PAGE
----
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Handling Deadlocks

  • Difficulty Level : Easy
  • Last Updated : 28 Dec, 2020

Deadlock is a situation where a process or a set of processes is blocked, waiting for some other resource that is held by some other waiting process. It is an undesirable state of the system. The following are the four conditions that must hold simultaneously for a deadlock to occur.

  1. Mutual Exclusion –
    A resource can be used by only one process at a time. If another process requests for that resource then the requesting process must be delayed until the resource has been released.
  2. Hold and wait –
    Some processes must be holding some resources in non shareable mode and at the same time must be waiting to acquire some more resources, which are currently held by other processes in non-shareable mode.
  3. No pre-emption –
    Resources granted to a process can be released back to the system only as a result of voluntary action of that process, after the process has completed its task.
  4. Circular wait –
    Deadlocked processes are involved in a circular chain such that each process holds one or more resources being requested by the next process in the chain.

Methods of handling deadlocks :
There are three approaches to deal with deadlocks.

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1. Deadlock Prevention
2. Deadlock avoidance
3. Deadlock detection 

These are explained as following below.



1. Deadlock Prevention :
The strategy of deadlock prevention is to design the system in such a way that the possibility of deadlock is excluded. Indirect method prevent the occurrence of one of three necessary condition of deadlock i.e., mutual exclusion, no pre-emption and hold and wait. Direct method prevent the occurrence of circular wait.

Prevention techniques –
Mutual exclusion – is supported by the OS.

Hold and Wait – condition can be prevented by requiring that a process requests all its required resources at one time and blocking the process until all of its requests can be granted at a same time simultaneously. But this prevention does not yield good result because :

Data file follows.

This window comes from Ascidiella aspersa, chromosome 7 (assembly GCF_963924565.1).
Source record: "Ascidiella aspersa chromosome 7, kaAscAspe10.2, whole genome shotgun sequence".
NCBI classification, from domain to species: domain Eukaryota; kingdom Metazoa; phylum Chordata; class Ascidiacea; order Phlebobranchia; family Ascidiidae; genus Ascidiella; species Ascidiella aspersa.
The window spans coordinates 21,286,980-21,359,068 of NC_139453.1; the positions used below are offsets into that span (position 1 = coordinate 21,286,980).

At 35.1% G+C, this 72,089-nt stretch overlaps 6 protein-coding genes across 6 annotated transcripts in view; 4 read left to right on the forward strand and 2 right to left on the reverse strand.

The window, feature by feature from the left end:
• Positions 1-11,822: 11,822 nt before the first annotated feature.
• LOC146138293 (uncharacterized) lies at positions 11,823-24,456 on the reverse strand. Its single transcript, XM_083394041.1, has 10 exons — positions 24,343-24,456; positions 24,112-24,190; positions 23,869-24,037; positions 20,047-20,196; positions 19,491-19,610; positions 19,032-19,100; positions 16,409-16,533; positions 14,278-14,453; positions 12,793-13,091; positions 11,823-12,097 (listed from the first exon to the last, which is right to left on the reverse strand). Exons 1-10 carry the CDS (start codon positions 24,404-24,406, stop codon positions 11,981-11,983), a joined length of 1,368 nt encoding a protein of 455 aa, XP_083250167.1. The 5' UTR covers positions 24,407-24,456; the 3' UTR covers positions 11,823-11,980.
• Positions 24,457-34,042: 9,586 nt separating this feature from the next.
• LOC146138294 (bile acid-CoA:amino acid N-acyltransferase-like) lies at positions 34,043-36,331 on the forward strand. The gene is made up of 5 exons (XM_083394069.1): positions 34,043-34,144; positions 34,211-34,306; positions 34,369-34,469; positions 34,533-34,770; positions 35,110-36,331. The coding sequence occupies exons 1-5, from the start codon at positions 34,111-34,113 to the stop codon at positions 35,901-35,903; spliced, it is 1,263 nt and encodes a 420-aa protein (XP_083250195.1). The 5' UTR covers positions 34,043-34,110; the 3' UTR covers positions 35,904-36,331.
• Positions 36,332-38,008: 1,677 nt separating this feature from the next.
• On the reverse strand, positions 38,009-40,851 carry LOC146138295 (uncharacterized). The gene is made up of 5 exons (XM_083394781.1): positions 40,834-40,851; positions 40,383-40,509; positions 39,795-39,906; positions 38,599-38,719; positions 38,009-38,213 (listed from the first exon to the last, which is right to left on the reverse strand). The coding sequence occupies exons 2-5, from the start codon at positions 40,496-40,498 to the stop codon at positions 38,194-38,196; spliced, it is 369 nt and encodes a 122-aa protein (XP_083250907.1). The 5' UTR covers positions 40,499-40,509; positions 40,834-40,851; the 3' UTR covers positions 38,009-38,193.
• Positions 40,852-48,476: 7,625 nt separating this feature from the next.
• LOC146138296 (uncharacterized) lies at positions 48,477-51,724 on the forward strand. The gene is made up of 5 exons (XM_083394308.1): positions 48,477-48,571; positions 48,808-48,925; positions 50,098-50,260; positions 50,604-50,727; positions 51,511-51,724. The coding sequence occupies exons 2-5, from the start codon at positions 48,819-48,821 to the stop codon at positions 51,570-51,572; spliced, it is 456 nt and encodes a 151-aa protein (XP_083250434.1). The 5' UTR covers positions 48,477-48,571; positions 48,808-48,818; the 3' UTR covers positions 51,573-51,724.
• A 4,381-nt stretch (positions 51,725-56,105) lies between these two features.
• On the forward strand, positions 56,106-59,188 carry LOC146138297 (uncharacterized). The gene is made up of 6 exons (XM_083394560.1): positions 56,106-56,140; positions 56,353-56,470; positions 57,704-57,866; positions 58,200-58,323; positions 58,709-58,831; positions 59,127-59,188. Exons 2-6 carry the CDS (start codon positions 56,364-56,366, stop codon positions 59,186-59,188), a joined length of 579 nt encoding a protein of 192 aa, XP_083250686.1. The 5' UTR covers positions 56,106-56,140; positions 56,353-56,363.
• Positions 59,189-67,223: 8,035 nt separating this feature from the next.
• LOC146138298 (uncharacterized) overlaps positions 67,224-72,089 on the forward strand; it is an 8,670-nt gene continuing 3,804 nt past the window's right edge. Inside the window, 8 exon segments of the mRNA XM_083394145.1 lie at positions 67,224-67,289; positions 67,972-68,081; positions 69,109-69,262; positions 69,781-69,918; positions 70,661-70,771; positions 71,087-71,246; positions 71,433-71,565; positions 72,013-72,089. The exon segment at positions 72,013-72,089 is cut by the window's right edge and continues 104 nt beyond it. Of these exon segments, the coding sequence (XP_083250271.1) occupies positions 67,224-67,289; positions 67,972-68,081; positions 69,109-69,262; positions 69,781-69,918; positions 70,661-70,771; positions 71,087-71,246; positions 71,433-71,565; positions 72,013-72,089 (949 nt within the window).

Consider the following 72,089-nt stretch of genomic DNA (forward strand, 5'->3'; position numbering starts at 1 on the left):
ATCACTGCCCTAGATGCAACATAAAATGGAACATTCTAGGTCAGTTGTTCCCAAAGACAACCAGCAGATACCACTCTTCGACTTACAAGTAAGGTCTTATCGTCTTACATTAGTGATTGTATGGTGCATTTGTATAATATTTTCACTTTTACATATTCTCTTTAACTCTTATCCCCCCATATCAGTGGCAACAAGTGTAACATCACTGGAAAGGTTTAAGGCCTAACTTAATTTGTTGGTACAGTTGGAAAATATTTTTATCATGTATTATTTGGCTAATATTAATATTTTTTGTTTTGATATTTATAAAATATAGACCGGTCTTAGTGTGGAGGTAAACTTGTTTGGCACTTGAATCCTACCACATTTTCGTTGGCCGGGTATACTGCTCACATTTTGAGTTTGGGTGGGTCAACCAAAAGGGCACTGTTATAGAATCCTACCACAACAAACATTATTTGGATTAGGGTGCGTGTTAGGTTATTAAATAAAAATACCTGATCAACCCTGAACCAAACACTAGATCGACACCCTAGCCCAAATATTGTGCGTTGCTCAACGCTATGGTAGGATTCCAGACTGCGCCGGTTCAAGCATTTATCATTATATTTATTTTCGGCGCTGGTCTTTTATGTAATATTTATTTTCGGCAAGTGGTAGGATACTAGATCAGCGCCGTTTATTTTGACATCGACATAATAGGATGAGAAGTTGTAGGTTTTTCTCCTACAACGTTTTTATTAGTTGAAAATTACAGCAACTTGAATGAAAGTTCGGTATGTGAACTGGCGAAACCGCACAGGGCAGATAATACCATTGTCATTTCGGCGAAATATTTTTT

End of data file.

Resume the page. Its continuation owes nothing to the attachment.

• long waiting time required
  • in efficient use of allocated resource
  • A process may not know all the required resources in advance

    No pre-emption – techniques for ‘no pre-emption are’

    • If a process that is holding some resource, requests another resource that can not be immediately allocated to it, the all resource currently being held are released and if necessary, request them again together with the additional resource.
    • If a process requests a resource that is currently held by another process, the OS may pre-empt the second process and require it to release its resources. This works only if both the processes do not have same priority.

    Circular wait One way to ensure that this condition never hold is to impose a total ordering of all resource types and to require that each process requests resource in an increasing order of enumeration, i.e., if a process has been allocated resources of type R, then it may subsequently request only those resources of types following R in ordering.

    2. Deadlock Avoidance :
    This approach allows the three necessary conditions of deadlock but makes judicious choices to assure that deadlock point is never reached. It allows more concurrency than avoidance detection
    A decision is made dynamically whether the current resource allocation request will, if granted, potentially lead to deadlock. It requires the knowledge of future process requests. Two techniques to avoid deadlock :

    1. Process initiation denial
    2. Resource allocation denial

    Advantages of deadlock avoidance techniques :

    • Not necessary to pre-empt and rollback processes
    • Less restrictive than deadlock prevention

    Disadvantages :

    • Future resource requirements must be known in advance
    • Processes can be blocked for long periods
    • Exists fixed number of resources for allocation

    3. Deadlock Detection :
    Deadlock detection is used by employing and algorithm that tracks the circular waiting and killing one or more processes so that deadlock is removed. The system state is examined periodically to determine if a set of processes is deadlocked. A deadlock is resolved by aborting and restarting a process, relinquishing all the resources that the process held.

    • This technique doe not limit resources access or restrict process action.
    • Requested resources are granted to processes whenever possible.
    • It never delays the process initiation and facilitates online handling.
    • The disadvantage is the inherent pre-emption losses.
    My Personal Notes arrow_drop_up
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